Enough With Revenue Sharing!
Ban it. Ban it all.
This is not the first column I have written about this topic, nor will it be the last. But the argument bears repeating. Across the mutual fund industry (and sometimes with exchange-traded funds as well), revenue sharing is a problem. Quietly, mutual fund companies pay outside parties that help them grow their businesses with shareholder assets. Our money, their benefit. And that needs to stop, entirely.
Revenue sharing occurs within 401(k)s, when fund companies cover a plan’s administration costs. It occurs at full-service brokerages and financial-advisory firms, when funds indirectly buy their way onto recommended lists by spending monies on those companies' advisors. It occurs at discount brokers, when funds underwrite the payments received by no-transaction-fee, or NTF, programs. Whether investing in employee-sponsored plans or IRAs, through financial intermediaries or directly, investors are likely to encounter revenue sharing.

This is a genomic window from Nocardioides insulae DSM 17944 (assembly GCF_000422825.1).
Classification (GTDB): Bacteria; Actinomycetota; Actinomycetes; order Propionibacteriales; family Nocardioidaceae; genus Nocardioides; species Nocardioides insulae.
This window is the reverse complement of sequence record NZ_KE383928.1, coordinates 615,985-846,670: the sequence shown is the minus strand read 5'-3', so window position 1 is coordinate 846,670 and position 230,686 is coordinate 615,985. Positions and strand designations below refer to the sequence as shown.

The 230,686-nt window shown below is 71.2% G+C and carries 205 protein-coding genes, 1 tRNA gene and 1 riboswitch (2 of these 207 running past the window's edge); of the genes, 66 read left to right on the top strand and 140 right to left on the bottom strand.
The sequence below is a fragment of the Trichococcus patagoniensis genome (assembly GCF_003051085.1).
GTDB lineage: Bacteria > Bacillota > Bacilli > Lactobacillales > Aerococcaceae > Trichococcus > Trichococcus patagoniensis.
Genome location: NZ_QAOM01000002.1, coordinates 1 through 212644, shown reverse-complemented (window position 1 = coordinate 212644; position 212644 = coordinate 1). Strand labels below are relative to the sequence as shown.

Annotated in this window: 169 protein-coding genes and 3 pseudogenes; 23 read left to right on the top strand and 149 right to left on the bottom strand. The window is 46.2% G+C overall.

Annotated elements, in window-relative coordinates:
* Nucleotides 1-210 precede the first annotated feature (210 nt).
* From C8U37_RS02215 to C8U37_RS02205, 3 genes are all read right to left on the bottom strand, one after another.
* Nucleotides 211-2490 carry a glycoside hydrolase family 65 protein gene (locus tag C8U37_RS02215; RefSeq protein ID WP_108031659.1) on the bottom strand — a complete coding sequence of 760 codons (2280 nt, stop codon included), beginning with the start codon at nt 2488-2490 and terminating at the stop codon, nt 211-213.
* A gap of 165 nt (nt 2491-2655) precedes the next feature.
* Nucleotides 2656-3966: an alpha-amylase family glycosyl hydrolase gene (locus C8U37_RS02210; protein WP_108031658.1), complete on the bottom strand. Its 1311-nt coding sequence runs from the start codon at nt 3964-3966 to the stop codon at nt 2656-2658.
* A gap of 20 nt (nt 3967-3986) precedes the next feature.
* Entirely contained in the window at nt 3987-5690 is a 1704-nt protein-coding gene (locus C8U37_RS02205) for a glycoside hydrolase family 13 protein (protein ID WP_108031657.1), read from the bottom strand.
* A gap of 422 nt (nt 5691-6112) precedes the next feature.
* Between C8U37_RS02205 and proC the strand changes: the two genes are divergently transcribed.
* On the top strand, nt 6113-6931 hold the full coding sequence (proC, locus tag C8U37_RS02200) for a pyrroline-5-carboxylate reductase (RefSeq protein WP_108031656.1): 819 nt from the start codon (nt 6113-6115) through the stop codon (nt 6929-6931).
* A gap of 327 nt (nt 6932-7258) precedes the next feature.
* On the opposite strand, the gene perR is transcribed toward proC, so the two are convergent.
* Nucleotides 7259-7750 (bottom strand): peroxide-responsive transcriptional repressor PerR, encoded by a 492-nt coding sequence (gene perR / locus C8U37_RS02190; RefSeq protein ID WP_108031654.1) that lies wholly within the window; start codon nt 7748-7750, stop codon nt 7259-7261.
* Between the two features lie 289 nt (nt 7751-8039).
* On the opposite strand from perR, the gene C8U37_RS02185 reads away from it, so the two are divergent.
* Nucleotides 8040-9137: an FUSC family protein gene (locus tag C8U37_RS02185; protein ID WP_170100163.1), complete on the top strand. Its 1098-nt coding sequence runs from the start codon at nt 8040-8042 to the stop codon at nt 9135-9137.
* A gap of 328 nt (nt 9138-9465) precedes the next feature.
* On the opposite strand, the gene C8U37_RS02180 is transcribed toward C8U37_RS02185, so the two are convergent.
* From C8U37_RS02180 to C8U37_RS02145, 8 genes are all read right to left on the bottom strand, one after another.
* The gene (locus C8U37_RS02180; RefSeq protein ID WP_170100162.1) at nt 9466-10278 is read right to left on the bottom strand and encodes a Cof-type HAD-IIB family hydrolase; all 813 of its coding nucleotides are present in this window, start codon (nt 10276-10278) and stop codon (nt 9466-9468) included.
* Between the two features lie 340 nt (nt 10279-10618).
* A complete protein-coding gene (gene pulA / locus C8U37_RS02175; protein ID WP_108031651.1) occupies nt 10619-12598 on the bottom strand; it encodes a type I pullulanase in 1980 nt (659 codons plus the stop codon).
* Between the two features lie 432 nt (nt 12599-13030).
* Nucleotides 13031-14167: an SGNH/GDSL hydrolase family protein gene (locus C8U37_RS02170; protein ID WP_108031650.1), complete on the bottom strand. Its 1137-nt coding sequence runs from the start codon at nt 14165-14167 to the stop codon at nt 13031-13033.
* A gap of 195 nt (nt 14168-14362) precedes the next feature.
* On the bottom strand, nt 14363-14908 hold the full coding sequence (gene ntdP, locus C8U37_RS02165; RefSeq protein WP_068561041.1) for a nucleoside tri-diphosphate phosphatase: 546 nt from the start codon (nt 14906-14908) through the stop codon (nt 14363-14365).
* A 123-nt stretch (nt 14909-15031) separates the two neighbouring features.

John Rekenthaler does not own shares in any of the securities mentioned above. Find out about Morningstar’s editorial policies.